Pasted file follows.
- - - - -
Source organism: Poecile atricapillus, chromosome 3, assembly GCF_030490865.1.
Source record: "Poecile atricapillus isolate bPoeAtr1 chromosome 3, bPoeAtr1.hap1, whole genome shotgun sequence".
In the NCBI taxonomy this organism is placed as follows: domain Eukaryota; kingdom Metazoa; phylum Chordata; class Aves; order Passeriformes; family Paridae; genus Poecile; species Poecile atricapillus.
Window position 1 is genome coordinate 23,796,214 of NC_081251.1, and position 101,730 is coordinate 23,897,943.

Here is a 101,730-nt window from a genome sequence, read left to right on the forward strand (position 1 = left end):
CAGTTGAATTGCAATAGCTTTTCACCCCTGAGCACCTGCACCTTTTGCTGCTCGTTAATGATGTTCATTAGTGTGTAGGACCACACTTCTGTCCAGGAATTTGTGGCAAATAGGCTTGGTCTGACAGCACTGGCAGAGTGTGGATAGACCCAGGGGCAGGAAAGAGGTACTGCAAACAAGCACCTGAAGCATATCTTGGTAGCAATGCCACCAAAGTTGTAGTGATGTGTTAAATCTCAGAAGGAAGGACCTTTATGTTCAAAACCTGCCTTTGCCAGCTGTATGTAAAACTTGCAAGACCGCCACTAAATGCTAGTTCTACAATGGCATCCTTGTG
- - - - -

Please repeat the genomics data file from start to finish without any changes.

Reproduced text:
Source organism: Poecile atricapillus, chromosome 3, assembly GCF_030490865.1.
Source record: "Poecile atricapillus isolate bPoeAtr1 chromosome 3, bPoeAtr1.hap1, whole genome shotgun sequence".
In the NCBI taxonomy this organism is placed as follows: domain Eukaryota; kingdom Metazoa; phylum Chordata; class Aves; order Passeriformes; family Paridae; genus Poecile; species Poecile atricapillus.
Window position 1 is genome coordinate 23,796,214 of NC_081251.1, and position 101,730 is coordinate 23,897,943.

Here is a 101,730-nt window from a genome sequence, read left to right on the forward strand (position 1 = left end):
CAGTTGAATTGCAATAGCTTTTCACCCCTGAGCACCTGCACCTTTTGCTGCTCGTTAATGATGTTCATTAGTGTGTAGGACCACACTTCTGTCCAGGAATTTGTGGCAAATAGGCTTGGTCTGACAGCACTGGCAGAGTGTGGATAGACCCAGGGGCAGGAAAGAGGTACTGCAAACAAGCACCTGAAGCATATCTTGGTAGCAATGCCACCAAAGTTGTAGTGATGTGTTAAATCTCAGAAGGAAGGACCTTTATGTTCAAAACCTGCCTTTGCCAGCTGTATGTAAAACTTGCAAGACCGCCACTAAATGCTAGTTCTACAATGGCATCCTTGTG